Ontario’s new esports scholarship program ‘a step in the right direction,’ students say

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By Vanessa Tiberio

Ryerson students involved in esports say they’re excited about the provincial government’s decision to invest in an esports scholarship.  

On March 11, the Ontario government announced its plans to invest $1 million over two years in the Ontario Esports Scholarship program, with the goal of offering financial assistance to students enrolled in programs related to esports such as game design, development, marketing and innovation. 

Benson Lam, president of Ryerson Esports and a third-year RTA media production student, said this announcement is especially positive given the relatively low funding the school’s esports program receives. 

Since esports isn’t recognized as a varsity sport in Canada, he said many talented players move away to the U.S., where they are considered varsity athletes and are eligible to receive funding and scholarships to pursue their talents as a career.

“For me, this announcement means that esports is being further legitimized as an actual career,” said Lam. “It shows that esports has really grown and has caught the attention of the government since they’re trying to develop the entirety of the esports ecosphere here in Ontario.”

Fifth-year mechanical engineering student Cameron Larmour is a member of the Ryerson Esports team and the League of Legends team manager. He said this scholarship announcement has made a lot of his teammates excited about the future of the field.

“This is a huge step in the right direction,” he said. “It’s interesting to see that it’s being addressed, and there’s merit to this as an actual sport that can attract student-athletes to come to play for our team. 

“I wouldn’t be surprised if in the future [investing in esports] becomes the norm for universities and colleges across North America.” 

First-year biomedical engineering student Nahid Irtiza Islam Alinda said this scholarship is a great start to boost students’ confidence to pursue their passions in esports.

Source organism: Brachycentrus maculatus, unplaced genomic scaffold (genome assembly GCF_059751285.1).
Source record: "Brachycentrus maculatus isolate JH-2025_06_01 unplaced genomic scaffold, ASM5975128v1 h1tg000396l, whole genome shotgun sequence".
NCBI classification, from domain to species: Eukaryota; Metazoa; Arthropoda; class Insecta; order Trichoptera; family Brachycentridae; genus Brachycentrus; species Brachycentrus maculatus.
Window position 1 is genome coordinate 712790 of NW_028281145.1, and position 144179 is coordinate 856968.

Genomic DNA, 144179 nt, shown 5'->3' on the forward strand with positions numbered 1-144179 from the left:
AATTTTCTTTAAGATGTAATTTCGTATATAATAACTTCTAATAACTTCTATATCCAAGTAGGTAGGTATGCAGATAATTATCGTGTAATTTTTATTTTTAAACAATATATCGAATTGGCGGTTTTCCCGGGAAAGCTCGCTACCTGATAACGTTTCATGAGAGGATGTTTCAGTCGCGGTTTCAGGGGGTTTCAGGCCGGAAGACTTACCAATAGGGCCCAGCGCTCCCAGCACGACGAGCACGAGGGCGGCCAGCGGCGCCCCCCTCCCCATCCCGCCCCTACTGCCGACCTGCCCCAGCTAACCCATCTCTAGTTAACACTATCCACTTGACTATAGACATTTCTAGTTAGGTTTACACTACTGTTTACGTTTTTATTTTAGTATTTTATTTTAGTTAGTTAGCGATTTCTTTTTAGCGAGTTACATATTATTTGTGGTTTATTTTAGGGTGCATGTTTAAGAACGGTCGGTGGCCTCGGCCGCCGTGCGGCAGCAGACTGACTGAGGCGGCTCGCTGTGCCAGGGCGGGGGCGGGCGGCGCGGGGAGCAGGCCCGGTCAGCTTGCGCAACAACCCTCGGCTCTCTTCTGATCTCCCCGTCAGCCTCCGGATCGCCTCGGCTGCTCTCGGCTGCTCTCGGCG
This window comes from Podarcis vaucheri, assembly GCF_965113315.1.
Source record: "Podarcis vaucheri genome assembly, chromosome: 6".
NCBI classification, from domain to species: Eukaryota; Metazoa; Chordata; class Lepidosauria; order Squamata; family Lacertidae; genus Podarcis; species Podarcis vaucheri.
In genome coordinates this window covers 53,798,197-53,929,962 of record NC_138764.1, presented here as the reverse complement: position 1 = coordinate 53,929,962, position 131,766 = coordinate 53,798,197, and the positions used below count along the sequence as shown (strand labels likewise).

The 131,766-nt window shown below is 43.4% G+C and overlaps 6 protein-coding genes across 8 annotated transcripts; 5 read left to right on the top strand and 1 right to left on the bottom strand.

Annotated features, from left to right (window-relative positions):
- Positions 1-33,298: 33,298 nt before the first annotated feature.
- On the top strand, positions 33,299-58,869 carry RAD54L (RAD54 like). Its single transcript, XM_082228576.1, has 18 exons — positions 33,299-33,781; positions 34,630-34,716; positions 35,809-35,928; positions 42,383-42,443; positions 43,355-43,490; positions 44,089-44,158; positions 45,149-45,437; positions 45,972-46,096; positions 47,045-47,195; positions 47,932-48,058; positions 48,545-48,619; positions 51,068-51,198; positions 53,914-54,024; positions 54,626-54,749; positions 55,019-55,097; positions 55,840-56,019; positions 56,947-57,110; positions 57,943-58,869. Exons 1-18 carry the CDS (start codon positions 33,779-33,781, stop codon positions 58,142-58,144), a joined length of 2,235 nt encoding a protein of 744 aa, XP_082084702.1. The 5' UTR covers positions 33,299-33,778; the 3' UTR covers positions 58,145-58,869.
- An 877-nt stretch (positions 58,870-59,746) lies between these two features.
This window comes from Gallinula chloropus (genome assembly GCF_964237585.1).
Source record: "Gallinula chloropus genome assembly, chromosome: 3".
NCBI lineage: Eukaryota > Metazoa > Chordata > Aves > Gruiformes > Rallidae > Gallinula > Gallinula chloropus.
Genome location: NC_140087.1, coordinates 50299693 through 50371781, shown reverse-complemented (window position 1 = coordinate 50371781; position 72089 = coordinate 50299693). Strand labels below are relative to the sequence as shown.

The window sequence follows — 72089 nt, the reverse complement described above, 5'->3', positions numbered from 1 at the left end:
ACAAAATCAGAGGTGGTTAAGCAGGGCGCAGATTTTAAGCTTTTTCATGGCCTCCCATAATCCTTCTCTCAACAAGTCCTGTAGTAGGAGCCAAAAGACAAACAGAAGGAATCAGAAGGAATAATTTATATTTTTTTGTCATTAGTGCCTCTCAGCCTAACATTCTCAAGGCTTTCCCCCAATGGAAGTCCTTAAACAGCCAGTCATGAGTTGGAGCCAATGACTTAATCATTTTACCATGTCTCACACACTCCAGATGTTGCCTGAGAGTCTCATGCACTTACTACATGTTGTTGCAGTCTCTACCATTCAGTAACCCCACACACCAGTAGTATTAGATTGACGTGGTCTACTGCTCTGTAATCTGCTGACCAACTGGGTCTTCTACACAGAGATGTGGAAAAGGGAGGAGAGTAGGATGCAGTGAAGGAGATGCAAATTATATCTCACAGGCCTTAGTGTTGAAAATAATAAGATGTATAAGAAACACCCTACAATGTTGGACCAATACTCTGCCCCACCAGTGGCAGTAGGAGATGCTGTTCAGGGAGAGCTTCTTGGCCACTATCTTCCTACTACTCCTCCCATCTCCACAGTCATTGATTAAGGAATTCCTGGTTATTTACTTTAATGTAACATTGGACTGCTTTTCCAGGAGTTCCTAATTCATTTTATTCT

“This is a great initiative. If this is materialized in the future, many other governments, people, private organizations and foundations will be more inclined to invest in esports, which will create more employment for people who really love what they do,” he said. 

Alinda said he struggles to balance studying while running his own esports clan. 

Alinda’s parents currently pay his tuition out of his father’s pension fund. As an international student, a potential scholarship opportunity would allow him to support himself in school while continuing to follow his passion.

“In Canada, a lot of people are interested and spend a lot of time gaming. If scholarships can convert those people into esports athletes, maybe instead of them dropping out of school, gaming can act as leverage for them to serve their country, their families and themselves for something they love,” said Alinda. 

The esports scholarship program is the first of its kind in Canada and the first scholarships will be awarded to students in fall 2022. 

“This investment will help students pursue their passion and prepare for careers in the highly lucrative video game and esports sector, and to develop transferable skills valued by employers across countless industries,” said Jill Dunlop, Minister of Colleges and Universities.

Although Rohan Joshi isn’t involved in any Ryerson esports programs right now, he said that the potential to receive a scholarship makes it more likely that he will join an esports team in the future. 

“This could open up job opportunities for many people,” said Joshi, who is a first-year business student. “Especially since I’m in the business program, it would be something to consider getting involved with.” 

Larmour said this scholarship program is a good start for recognizing and motivating student esport players, but the government should do more to acknowledge other people involved in esports programming. 

“What makes a team good is the coaching staff. So in the future, [the government] could offer some type of bursary or scholarship for people who are part of the coaching staff that would greatly benefit from it as well,” said Larmour. 

Lam also said this announcement is a good first step, but more needs to be done when considering the progress made by schools in the U.S.

“I think Ontario really needs to move fast. If this is the only thing they’re offering in the next five years, then we’re going to fall really behind in esports as a whole,” he said.

Recently, Ryerson Esports announced their partnership with esports organization Gen.G Esports to boost industry support for esports students. Lam said the Ontario government should take a similar approach. 

“The government should come up with a multi-stage plan,” he said.

“It’s really good to motivate the students involved to actually do well and make a career in esports, but the issue with just providing scholarships is that they don’t get players industry connections. This is something that a lot of schools lack, and something that we actually strive to achieve.”

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